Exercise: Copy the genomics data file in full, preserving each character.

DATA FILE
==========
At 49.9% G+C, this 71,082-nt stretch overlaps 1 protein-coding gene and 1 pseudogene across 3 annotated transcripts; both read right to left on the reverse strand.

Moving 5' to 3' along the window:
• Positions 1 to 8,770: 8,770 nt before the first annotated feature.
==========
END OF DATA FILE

At 49.9% G+C, this 71,082-nt stretch overlaps 1 protein-coding gene and 1 pseudogene across 3 annotated transcripts; both read right to left on the reverse strand.

Moving 5' to 3' along the window:
• Positions 1 to 8,770: 8,770 nt before the first annotated feature.